|Treatment of Temporomandibular Disorders|
Temporomandibular dysfunction includes a wide range of disorders that often overlap. They include:
- Muscle problems that affect jaw movement
- Pain in the face around the jaw joint
- Problems within the joint itself
This variety makes diagnosis and treatment challenging. An accurate diagnosis is critical for successful treatment. For instance, patients with a muscle problem that is causing pain will most likely not benefit from surgery on the temporomandibular joint (TMJ). Ask about your doctor's experience in diagnosing and treating TMJ and facial pain.
Most problems, whether muscular or within the joint, get better over time. For this reason, most experts agree that it's best to use conservative treatment at first. But in some instances, surgery or other procedures, such as injections, may be recommended as a first treatment.
Most people with TMD have temporary symptoms that are not serious and do not get worse. They usually can get better with simple treatments done at home. Sometimes symptoms go away without any treatment at all. They also can come back without warning.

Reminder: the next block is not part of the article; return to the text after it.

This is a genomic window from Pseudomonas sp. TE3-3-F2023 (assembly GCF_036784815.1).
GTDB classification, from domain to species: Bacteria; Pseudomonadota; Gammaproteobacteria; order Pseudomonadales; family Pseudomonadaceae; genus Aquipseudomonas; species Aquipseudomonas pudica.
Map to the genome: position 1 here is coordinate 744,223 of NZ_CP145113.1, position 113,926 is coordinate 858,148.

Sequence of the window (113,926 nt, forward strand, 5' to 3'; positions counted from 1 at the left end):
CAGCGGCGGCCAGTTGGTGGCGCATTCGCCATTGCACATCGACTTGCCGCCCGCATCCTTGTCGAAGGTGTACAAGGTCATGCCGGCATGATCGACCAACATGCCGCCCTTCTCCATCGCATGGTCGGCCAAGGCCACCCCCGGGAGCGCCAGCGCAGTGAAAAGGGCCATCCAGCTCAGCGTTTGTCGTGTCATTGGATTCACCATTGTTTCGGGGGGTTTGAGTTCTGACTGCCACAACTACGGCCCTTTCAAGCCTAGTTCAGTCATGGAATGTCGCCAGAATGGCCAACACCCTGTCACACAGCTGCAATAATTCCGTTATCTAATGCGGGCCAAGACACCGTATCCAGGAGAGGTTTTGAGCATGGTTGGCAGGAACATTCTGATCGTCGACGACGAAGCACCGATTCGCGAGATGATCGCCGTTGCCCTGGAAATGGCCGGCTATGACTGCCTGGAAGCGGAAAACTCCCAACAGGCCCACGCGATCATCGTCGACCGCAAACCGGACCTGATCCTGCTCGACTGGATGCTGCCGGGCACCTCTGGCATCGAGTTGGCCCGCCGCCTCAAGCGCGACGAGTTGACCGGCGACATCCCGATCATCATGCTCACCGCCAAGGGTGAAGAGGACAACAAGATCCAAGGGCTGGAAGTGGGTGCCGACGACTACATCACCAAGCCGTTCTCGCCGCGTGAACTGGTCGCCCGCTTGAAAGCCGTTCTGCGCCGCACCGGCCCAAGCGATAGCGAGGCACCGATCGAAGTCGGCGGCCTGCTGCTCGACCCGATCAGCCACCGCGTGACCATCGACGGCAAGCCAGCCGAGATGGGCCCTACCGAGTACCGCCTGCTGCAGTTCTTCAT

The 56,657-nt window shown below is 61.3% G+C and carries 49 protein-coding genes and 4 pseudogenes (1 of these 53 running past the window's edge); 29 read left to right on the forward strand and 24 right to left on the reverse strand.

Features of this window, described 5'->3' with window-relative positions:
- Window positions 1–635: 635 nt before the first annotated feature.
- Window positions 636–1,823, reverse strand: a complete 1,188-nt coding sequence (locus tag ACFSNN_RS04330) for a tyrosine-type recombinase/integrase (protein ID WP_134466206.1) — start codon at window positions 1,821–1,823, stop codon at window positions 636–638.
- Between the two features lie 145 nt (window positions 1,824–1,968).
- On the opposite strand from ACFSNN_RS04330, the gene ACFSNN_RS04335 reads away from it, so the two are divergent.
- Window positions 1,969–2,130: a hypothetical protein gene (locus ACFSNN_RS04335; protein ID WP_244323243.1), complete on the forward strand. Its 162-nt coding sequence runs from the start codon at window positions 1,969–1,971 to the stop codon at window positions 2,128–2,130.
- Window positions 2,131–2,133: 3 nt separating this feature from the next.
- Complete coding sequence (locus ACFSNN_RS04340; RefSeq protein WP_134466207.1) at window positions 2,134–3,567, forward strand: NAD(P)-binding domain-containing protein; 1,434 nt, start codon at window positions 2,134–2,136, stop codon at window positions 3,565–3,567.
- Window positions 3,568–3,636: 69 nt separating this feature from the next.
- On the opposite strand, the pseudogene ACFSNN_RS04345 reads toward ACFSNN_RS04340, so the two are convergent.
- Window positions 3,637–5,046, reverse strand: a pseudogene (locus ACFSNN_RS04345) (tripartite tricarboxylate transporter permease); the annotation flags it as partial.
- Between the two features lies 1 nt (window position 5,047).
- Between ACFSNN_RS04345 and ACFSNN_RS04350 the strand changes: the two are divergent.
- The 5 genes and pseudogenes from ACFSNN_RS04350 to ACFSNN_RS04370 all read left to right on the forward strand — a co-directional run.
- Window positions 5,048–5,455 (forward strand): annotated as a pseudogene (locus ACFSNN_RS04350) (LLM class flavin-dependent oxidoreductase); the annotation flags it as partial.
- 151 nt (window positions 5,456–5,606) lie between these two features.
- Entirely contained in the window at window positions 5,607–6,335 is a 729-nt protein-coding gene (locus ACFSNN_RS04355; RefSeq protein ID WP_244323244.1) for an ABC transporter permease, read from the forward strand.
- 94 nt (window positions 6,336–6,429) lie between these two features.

If you have TMD, your dentist may suggest the treatments listed below. Most dentists agree that these treatments work best in combination. You may not get relief using only one.
Soft foods — If you eat food that doesn't require a lot of chewing, your jaw gets a chance to rest and heal. This means you shouldn't eat food that is:
- Thick or large, requiring you to open your mouth wide
- Chewy, like a caramel apple
- Hard or crunchy, like a hard roll, pretzel or raw carrot
When possible, cut food into very small pieces so it's easier to chew. The best food to eat, however, is soft and requires little or no chewing. Examples include:
- Mashed potatoes
- Cottage cheese
- Scrambled eggs
- Fruit smoothies
- Cooked vegetables or fruits
Some people's symptoms go away after about two or three weeks on a soft-food diet. Other people need to stick to this diet for a longer time.
Ice packs, exercise and moist heat — Some people find that a routine of moist heat, exercise and ice helps TMD symptoms. Start by applying moist heat to the side of your face and temple. This relaxes tight muscles that may be causing spasms. Try to do this for about 10 minutes. Then do a few simple stretching exercises, like this one:
- Put your left thumb under your upper front teeth.
- Put your right index and middle fingers on top of your lower front teeth.
- Gently pull the jaw apart using your hands, not your jaw muscles.
Your dentist may recommend other exercises, too. End the routine by applying ice to the side of your face for about five minutes. Try doing this several times a day. Physical therapy often plays an important role in treating patients with TMD. Your doctor may decide to refer you to a physical therapist.